I nearly went into the military.
The order, the structure, the formality appealed to me at eighteen in a way that the alternative university options of all-night parties, self-study and finding my own digs did not.
I don’t come from a military family but military life as always lived at the fringes of mine, one way or another.
When I was a little girl around 7 or 8, I often stayed with my Nanna in the school holidays and because she had been a young woman during World War II, there was always the sense the clock had stopped right there.
My grandparents lived in a mid-terrace house in Cambridge, England. Cambridgeshire was one of the destinations for many children who were evacuated from London during the worst of the bombing. It was also home to some of the many RAF airbases dotted all over the UK during WWII.
Each time we drove to my Nanna’s house, we would pass the American Cemetery where 3,812 American servicemen and women are buried. Every time we drove by, my Dad would point it out.
My grandparents house.
Had three bedrooms, a formal front room that was almost never used, and a back parlour where all the living and eating went on.
Before the house was modernized, they just had a scullery, a tiny room where they cooked and washed up and pulled out a bath when necessary. The ‘outhouse’ had a flushing mechanism but a chamberpot sufficed at night.
I stayed in the spare room that was unheated. Bare boards on the floor in a time when it wasn’t a fashion statement. A single bed with a crunchy mattress but lots of thick blankets and padded quilts to keep me warm.
The often freezing cold English mornings meant I wasn’t too keen to get up. But the porridge with brown sugar and Camp coffee (a form of instant) my Nanna and Grandad made specially for me was sufficient enticement every time. I felt treasured.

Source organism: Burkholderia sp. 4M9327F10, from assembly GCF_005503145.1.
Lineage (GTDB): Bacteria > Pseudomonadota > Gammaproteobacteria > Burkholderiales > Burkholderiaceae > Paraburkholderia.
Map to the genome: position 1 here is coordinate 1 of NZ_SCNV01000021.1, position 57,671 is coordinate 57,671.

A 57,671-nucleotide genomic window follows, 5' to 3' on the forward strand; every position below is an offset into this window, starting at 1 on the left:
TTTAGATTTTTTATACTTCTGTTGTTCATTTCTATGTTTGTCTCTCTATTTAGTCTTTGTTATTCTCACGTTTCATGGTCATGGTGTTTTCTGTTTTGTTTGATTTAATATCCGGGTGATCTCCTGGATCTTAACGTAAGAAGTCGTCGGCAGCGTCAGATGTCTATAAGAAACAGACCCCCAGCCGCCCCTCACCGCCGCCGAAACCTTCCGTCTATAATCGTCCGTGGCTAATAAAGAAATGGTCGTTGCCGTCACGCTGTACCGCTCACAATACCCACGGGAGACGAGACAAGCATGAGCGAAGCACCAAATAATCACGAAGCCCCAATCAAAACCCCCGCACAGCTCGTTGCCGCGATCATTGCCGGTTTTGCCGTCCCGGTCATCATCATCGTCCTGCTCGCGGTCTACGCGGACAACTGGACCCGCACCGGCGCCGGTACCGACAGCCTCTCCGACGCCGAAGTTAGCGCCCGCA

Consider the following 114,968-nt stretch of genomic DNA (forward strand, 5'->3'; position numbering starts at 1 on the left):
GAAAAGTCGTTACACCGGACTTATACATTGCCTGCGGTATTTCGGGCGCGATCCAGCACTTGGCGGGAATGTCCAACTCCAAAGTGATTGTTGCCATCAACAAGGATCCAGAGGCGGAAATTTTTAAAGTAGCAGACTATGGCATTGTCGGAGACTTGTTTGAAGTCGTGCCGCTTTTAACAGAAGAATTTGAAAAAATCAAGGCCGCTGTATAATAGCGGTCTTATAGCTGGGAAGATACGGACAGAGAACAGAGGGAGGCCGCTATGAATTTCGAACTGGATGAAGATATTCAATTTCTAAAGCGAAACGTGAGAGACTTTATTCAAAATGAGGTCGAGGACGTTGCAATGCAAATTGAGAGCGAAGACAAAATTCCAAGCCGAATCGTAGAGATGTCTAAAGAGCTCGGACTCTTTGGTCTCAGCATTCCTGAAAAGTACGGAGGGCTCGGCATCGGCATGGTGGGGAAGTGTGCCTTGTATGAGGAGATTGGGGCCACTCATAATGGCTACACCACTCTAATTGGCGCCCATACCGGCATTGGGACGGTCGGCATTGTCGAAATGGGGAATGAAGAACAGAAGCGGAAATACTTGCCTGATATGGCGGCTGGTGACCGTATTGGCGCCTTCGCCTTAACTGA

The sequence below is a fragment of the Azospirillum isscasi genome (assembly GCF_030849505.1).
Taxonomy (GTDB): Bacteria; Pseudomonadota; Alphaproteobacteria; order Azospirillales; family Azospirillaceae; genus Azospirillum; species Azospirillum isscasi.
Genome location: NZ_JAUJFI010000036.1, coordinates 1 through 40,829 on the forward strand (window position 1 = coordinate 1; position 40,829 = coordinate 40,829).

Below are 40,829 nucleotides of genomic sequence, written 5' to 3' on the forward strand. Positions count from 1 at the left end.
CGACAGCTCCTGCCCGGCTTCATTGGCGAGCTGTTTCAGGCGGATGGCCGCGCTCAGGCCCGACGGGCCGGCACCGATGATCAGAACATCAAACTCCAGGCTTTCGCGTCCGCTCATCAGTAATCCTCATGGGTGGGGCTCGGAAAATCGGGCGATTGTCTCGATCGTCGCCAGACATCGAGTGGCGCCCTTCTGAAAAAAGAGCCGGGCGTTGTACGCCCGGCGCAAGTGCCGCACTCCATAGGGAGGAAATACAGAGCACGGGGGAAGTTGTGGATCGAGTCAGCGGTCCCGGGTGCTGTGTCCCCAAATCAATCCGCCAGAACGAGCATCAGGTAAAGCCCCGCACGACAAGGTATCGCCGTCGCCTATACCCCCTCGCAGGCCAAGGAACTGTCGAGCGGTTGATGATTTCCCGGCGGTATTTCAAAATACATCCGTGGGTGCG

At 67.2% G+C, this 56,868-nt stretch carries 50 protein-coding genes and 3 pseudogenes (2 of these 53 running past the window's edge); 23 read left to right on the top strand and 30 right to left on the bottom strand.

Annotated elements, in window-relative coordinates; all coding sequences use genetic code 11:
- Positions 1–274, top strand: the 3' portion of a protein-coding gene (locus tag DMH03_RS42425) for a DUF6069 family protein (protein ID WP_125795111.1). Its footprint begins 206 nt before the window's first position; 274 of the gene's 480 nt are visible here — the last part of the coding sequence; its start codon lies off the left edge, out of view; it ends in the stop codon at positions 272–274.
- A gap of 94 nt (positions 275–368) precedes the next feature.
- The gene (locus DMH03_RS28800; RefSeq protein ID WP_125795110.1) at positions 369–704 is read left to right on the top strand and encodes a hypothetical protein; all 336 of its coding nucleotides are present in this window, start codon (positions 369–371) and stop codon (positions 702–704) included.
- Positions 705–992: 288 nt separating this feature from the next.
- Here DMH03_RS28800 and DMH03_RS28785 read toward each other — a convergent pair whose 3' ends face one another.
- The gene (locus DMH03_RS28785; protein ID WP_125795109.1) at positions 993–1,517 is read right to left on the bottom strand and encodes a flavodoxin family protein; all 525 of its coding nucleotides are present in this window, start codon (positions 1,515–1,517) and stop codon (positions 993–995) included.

And I was.
In the spare bedroom, there was a photo. Of a handsome man in a military uniform. He looked like my uncle, my father’s brother. He had the same deep set, intense dark eyes, the sharp bone structure, the wide smile. But I didn’t know this man.
Eventually my curiosity got the better of me. Nanna replied that it was a picture of her brother. But I’d clearly asked enough.
So later, I asked my father.
He was a pilot.
Killed in action. I still don’t know his name. He was mentioned only briefly, in passing, no dwelling. In that British way that is designed to protect, to deflect, to quickly move on.
It breaks my heart to read roll calls of young servicemen and women killed during military service. I look at their photos and my heart sinks as their good-looking faces gaze back at me. Just as my great-uncle’s had done forty years prior.
I may not agree with all the decisions the politicians make about wars they decide to partake in on our behalf. I may be repulsed by the nasty, brutal business of war. But I always choose to support those who put themselves in uniform.
I wear my poppy proudly.
And will never, ever forget.